Feds Confirm: Animals Suffering at Hollywild Animal Park

Inspection Follows PETA Complaint; Roadside Zoo Cited for Four More Violations of Animal-Protection Law

For Immediate Release:
August 28, 2014

Contact:
David Perle 202-483-7382

Inman, S.C. – Following a PETA complaint—based on a visitor’s report, along with video footage, that animals at Hollywild Animal Park paced and cried in distress, were underweight, and were displayed in unsafe enclosures—the U.S. Department of Agriculture (USDA) inspected the roadside zoo in Inman and slapped it with four violations of the federal Animal Welfare Act (AWA).

According to the newly released inspection report, the USDA cited the facility for, among other violations, displaying a capuchin with a long chain hanging from her waist, which caused her discomfort and could have become entangled in the cage; displaying animals in dangerous enclosures with loose boards, broken wires, and gaping holes in the fences; and failing to clean piles of rotted food and animal waste from the animals’ filthy enclosures.

“PETA’s motto reads, in part, that ‘animals are not ours to use for entertainment,’ and the neglect on display at Hollywild Animal Park is a perfect example of why,” says PETA Foundation Deputy General Counsel Delcianna Winders. “PETA wants families to know that if they and their kids care about animals, the last place they should go is to Hollywild or any other roadside zoo.”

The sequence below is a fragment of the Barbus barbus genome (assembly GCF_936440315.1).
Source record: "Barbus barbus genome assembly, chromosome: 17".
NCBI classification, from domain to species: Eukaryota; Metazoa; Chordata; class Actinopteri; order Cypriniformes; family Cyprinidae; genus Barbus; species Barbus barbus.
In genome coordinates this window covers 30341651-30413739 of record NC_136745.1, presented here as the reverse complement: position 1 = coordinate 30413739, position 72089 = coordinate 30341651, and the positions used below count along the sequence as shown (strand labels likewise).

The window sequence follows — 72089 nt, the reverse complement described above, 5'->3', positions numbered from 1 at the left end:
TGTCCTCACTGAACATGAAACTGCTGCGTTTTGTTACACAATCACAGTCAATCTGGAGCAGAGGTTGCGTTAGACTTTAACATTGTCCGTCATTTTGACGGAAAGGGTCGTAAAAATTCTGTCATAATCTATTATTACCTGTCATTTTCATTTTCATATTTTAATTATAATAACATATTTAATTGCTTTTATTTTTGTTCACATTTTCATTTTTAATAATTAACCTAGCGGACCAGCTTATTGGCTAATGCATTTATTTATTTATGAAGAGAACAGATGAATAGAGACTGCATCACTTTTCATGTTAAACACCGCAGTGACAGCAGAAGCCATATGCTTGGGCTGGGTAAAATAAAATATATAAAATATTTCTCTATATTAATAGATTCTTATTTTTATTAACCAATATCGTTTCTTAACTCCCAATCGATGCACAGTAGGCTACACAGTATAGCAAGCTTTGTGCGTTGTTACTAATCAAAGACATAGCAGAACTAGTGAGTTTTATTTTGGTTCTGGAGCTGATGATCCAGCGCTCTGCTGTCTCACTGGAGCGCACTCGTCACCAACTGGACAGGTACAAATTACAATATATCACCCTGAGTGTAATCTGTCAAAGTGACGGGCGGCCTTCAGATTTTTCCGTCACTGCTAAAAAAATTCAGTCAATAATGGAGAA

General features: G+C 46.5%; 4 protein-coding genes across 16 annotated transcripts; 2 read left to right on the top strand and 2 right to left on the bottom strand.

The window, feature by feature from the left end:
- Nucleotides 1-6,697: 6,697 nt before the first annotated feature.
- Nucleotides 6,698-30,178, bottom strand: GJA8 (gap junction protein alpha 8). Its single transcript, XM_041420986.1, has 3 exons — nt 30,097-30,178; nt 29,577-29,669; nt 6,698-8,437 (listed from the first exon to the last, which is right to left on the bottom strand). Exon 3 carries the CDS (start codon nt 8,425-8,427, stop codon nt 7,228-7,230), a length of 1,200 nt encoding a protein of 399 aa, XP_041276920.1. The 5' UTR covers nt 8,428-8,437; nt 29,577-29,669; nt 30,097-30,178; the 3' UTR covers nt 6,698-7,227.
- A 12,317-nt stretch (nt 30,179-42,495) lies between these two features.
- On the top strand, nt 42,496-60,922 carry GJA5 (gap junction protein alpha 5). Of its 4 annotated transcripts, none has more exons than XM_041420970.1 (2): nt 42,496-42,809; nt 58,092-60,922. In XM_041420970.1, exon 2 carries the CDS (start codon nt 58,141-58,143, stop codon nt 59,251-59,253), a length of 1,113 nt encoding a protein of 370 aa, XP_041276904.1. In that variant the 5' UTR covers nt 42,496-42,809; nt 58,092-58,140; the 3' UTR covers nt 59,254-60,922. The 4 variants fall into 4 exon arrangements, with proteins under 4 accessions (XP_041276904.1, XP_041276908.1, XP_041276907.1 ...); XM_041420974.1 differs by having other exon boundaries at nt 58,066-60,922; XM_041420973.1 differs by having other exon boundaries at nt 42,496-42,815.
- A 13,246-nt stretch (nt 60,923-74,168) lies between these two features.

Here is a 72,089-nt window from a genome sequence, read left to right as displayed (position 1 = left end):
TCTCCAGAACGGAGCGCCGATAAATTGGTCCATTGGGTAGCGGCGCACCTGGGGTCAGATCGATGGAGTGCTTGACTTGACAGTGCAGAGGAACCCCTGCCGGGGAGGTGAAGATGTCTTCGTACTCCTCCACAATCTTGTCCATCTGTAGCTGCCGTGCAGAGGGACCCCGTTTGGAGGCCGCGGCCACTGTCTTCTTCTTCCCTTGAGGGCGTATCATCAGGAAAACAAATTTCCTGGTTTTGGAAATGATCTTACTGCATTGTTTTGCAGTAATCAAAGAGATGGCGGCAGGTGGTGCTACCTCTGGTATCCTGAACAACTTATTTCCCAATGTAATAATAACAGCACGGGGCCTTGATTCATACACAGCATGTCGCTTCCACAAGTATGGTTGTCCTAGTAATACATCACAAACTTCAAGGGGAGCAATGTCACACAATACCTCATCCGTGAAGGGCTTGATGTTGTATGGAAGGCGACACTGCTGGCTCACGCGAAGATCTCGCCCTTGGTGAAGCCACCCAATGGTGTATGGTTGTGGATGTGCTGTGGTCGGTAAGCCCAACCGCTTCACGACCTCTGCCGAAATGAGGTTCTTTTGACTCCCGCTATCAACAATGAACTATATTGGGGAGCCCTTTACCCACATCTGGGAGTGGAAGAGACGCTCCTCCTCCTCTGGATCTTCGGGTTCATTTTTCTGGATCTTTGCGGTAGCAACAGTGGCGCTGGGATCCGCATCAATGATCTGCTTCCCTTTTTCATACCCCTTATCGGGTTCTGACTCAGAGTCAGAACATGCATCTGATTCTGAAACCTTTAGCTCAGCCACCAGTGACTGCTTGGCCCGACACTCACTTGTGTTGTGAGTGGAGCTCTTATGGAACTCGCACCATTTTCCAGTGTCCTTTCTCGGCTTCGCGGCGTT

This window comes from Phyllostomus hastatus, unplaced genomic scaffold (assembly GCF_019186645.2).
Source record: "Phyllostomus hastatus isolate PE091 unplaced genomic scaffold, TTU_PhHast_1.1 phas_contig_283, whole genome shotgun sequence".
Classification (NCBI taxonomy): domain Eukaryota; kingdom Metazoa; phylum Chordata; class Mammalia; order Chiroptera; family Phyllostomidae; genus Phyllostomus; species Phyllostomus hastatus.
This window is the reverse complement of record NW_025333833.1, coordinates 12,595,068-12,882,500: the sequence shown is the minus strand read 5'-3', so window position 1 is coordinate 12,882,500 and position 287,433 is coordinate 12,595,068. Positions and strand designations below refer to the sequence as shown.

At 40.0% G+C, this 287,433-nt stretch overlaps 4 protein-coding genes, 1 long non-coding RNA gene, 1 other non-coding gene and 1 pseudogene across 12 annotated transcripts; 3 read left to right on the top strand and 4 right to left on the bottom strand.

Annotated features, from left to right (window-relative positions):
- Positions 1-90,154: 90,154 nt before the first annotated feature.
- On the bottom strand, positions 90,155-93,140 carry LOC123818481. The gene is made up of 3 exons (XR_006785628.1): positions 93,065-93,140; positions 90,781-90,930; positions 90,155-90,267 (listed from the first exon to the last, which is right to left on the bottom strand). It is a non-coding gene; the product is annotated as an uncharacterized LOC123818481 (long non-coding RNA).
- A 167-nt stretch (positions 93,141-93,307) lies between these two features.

Since November 2013, the USDA has cited Hollywild Animal Park for at least 29 AWA violations. Previous violations include numerous and repeat failures to provide animals with adequate veterinary care, including for an addax who suffered from a swollen, seeping eye wound; a wolf-dog hybrid who suffered from seizures and eventually had to be euthanized; a cavy who was found unresponsive in an exhibit and died a day later; and chimpanzees who suffered from multiple bouts of whipworm. The facility’s grounds were found littered with trash, plastic bags, old bones, and plastic gloves, and a “rotting meat odor” emanated from a dead calf who had been fed to big cats and then cast aside.

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“Almost all of us grew up eating meat, wearing leather, and going to circuses and zoos. We never considered the impact of these actions on the animals involved. For whatever reason, you are now asking the question: Why should animals have rights?” READ MORE

— Ingrid E. Newkirk, PETA President and co-author of Animalkind